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New York Yankees 2016 Season Preview & Predictions: ‘The Chase For 28’

Key Subtractions

Stephen Drew

No one will miss this walking corpse at second base.

Stephen Drew was atrocious, inadequate, godawful, defective, garbage, and just…bad.

In 131 games last season, he slashed .201/.271/.381 while playing average, at best, defense. In his career in New York (177 games) he has a .187 batting average.

I’m not sure why Cashman payed this guy $5 million, but he’s glad Drew be ruining the Washington Nationals lineup instead of the Yankees’ lineup in 2016.

So long, Drew. You won’t be missed.

Justin Wilson:

This move surprised everyone.

Cashman made a variety of moves that made this team a lot better, but moving a valuable late-inning arm for a pair of Triple-A caliber starters was not one of them.

Wilson, 28, had a 3.10 ERA in 61 innings last season and would have been a reliable left arm in a bullpen full of superstars.

However, in return New York brought in Luis Cessa who made the opening day roster after a spring in which he maintained a 2.70 ERA in five games (one start).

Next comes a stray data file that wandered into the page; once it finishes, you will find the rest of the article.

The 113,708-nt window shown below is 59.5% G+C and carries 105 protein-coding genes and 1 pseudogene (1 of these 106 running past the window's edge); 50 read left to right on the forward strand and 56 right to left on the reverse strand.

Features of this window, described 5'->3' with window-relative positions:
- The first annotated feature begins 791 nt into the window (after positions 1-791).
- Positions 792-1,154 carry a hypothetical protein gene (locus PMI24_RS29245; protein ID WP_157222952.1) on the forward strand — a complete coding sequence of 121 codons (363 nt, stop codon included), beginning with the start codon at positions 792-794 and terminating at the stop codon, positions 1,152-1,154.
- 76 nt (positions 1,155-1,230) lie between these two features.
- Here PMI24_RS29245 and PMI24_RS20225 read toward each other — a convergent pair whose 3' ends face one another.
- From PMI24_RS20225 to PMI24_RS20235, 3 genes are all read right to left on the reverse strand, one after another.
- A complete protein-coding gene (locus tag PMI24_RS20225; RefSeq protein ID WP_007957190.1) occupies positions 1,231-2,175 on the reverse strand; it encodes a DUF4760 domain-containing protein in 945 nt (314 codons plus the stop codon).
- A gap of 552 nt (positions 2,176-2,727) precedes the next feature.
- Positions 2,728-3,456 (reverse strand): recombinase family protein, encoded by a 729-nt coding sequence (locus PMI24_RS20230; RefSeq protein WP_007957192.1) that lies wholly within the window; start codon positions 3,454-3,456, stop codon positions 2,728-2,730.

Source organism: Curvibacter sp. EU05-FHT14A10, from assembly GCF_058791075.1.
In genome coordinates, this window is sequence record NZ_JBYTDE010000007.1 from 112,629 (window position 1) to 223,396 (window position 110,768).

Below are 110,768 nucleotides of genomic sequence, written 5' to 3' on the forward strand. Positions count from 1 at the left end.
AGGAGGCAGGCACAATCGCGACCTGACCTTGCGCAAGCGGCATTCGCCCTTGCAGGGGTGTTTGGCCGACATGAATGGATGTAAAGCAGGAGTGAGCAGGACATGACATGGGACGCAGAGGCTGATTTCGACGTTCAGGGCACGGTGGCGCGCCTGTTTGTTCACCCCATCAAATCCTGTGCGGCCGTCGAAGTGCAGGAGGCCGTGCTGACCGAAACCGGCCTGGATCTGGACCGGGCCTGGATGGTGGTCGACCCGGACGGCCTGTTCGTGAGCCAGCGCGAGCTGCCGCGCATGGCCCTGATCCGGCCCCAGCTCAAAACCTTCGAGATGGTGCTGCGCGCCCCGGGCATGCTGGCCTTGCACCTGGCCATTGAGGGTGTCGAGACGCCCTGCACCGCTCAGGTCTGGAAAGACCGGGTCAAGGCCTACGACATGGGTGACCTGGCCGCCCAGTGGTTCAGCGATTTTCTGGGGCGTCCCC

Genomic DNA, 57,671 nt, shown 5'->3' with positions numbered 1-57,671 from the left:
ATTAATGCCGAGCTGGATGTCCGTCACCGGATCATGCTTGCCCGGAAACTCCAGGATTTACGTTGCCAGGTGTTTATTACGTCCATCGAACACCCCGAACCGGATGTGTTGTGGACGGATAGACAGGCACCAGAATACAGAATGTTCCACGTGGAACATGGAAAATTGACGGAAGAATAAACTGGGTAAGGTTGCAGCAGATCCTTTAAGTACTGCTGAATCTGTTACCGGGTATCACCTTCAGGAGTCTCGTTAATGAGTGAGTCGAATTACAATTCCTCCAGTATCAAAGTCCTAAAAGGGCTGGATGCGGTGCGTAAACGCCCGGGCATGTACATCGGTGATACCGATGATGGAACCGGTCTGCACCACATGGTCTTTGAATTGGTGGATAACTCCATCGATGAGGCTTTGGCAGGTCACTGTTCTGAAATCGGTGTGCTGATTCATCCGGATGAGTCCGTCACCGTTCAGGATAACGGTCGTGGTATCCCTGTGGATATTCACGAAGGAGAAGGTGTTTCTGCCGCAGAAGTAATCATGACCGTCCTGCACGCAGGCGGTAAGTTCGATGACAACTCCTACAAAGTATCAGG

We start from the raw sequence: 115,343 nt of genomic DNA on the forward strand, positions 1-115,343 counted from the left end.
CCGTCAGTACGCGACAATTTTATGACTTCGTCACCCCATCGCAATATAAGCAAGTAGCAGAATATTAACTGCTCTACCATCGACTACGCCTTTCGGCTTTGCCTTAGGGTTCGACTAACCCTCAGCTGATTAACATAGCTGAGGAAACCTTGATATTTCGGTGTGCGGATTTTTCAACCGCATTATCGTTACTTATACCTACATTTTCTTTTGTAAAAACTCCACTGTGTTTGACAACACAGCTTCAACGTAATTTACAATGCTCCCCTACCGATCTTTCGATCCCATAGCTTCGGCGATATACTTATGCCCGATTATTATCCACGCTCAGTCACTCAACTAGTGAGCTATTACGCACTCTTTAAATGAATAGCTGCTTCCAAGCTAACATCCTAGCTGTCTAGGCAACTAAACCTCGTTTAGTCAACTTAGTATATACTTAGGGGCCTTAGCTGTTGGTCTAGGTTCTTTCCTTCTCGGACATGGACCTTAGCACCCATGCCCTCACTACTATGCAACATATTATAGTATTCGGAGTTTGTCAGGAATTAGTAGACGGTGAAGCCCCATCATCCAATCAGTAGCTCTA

The Yankees have been pretty good at building a quality bullpen over the years. With that said, I have full trust in Cashman’s ability to build a strong ‘pen, and Girardi’s ability to manage one.

Wilson being dealt caused some eyebrows to rise, but with the three headed monster along with other arms like Chasen Shreve and Johnny Barbato, the Yankees will make it work.

Adam Warren: 

Warren was sent to the Chicago Cubs in the same deal that brought over Starlin Castro.

From a “WAR” perspective, Warren can be replaced by virtually anyone. But when you look deeper into how valuable this swing man was for the Bombers, you’ll realize it’s a tall task.

Warren pitched in 131.1 innings, going 7-7 with a 3.29 ERA in 17 starts and 26 relief appearances for the Yankees last season. No one will be talking about his 2015 season when we’re all gone, but his value was undeniable.

For a rotation that struggles with health and consistency last year, Warren was able to make spot starts if they needed days off, and provide long relief.

To put the icing on the cake, his 3.29 ERA was third best among starters (Masahiro Tanaka: 3.51, Luis Severino: 2.89).

Yes, the Yankees got Castro, but it’s obvious that Girardi will miss someone who made his job so much easier.